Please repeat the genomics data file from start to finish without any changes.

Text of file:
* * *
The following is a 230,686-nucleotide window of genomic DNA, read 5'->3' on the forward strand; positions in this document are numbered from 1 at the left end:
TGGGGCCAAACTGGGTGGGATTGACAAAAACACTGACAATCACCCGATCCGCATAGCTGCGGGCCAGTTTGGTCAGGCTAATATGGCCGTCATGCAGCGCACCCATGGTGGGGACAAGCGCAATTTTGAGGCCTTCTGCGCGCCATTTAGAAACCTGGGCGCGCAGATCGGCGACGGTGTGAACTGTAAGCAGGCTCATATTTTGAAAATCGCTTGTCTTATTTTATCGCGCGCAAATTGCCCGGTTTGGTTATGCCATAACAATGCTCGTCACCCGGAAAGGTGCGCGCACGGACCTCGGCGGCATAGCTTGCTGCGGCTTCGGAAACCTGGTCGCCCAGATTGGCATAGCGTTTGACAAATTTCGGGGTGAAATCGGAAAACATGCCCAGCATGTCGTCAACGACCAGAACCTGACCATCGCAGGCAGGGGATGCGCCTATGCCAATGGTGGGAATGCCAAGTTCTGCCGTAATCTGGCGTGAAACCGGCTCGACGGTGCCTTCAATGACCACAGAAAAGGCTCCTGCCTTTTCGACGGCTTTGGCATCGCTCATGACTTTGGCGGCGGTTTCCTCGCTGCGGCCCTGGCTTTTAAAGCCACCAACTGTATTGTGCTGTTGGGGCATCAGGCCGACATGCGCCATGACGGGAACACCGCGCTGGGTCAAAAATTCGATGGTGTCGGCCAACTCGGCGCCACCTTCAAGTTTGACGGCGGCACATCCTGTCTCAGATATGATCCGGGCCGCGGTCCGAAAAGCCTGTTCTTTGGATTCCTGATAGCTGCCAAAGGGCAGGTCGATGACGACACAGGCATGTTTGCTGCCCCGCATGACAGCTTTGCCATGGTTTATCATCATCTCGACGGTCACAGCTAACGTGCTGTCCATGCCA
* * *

The following is a 230,686-nucleotide window of genomic DNA, read 5'->3' on the forward strand; positions in this document are numbered from 1 at the left end:
TGGGGCCAAACTGGGTGGGATTGACAAAAACACTGACAATCACCCGATCCGCATAGCTGCGGGCCAGTTTGGTCAGGCTAATATGGCCGTCATGCAGCGCACCCATGGTGGGGACAAGCGCAATTTTGAGGCCTTCTGCGCGCCATTTAGAAACCTGGGCGCGCAGATCGGCGACGGTGTGAACTGTAAGCAGGCTCATATTTTGAAAATCGCTTGTCTTATTTTATCGCGCGCAAATTGCCCGGTTTGGTTATGCCATAACAATGCTCGTCACCCGGAAAGGTGCGCGCACGGACCTCGGCGGCATAGCTTGCTGCGGCTTCGGAAACCTGGTCGCCCAGATTGGCATAGCGTTTGACAAATTTCGGGGTGAAATCGGAAAACATGCCCAGCATGTCGTCAACGACCAGAACCTGACCATCGCAGGCAGGGGATGCGCCTATGCCAATGGTGGGAATGCCAAGTTCTGCCGTAATCTGGCGTGAAACCGGCTCGACGGTGCCTTCAATGACCACAGAAAAGGCTCCTGCCTTTTCGACGGCTTTGGCATCGCTCATGACTTTGGCGGCGGTTTCCTCGCTGCGGCCCTGGCTTTTAAAGCCACCAACTGTATTGTGCTGTTGGGGCATCAGGCCGACATGCGCCATGACGGGAACACCGCGCTGGGTCAAAAATTCGATGGTGTCGGCCAACTCGGCGCCACCTTCAAGTTTGACGGCGGCACATCCTGTCTCAGATATGATCCGGGCCGCGGTCCGAAAAGCCTGTTCTTTGGATTCCTGATAGCTGCCAAAGGGCAGGTCGATGACGACACAGGCATGTTTGCTGCCCCGCATGACAGCTTTGCCATGGTTTATCATCATCTCGACGGTCACAGCTAACGTGCTGTCCATGCCA